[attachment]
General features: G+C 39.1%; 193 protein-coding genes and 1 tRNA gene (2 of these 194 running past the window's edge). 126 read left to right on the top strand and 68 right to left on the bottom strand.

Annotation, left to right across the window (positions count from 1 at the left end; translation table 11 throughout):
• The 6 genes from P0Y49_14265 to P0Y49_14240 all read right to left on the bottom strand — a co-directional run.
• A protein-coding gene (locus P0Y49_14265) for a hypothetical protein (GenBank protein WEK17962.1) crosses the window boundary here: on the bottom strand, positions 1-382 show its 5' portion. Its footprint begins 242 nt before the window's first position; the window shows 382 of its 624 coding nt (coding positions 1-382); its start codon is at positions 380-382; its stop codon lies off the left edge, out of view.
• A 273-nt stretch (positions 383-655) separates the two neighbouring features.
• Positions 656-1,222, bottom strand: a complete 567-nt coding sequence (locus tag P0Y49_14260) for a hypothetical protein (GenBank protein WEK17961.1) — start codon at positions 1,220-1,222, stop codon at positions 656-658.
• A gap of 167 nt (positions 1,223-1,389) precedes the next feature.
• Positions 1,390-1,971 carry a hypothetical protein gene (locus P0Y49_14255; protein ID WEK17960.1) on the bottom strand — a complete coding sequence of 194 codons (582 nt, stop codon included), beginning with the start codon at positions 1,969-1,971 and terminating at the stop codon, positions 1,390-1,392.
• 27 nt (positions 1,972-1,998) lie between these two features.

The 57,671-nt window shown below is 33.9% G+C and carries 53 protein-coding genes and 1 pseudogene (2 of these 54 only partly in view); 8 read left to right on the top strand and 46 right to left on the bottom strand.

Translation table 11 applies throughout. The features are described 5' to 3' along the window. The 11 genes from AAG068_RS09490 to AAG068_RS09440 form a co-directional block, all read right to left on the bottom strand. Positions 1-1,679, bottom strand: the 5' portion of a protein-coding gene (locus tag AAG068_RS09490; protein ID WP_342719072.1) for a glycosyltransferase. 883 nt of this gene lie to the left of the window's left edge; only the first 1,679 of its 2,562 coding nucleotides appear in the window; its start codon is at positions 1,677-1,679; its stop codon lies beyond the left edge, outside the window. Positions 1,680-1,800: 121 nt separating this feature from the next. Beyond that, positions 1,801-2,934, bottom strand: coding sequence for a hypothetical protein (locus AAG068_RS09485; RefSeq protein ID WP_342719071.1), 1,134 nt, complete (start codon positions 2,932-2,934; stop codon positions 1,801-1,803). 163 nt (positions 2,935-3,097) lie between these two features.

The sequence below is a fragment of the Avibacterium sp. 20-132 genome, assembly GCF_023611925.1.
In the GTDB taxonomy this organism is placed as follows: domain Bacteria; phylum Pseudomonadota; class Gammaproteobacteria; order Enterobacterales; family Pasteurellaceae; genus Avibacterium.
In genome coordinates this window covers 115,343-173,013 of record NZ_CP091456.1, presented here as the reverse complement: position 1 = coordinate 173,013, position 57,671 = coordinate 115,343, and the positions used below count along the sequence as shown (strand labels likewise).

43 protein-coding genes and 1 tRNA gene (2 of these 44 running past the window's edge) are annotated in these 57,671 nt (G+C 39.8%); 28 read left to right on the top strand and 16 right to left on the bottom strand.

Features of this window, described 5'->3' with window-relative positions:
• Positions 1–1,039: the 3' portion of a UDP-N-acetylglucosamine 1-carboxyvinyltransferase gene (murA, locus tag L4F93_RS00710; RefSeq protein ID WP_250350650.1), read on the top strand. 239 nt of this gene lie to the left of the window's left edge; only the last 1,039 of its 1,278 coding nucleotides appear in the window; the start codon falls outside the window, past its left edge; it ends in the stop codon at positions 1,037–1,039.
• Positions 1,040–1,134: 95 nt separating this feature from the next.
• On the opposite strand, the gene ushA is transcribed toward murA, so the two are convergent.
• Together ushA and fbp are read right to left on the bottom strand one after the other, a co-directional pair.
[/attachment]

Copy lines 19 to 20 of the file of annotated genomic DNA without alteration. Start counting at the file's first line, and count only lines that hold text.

• On the opposite strand, the gene ushA is transcribed toward murA, so the two are convergent.
• Together ushA and fbp are read right to left on the bottom strand one after the other, a co-directional pair.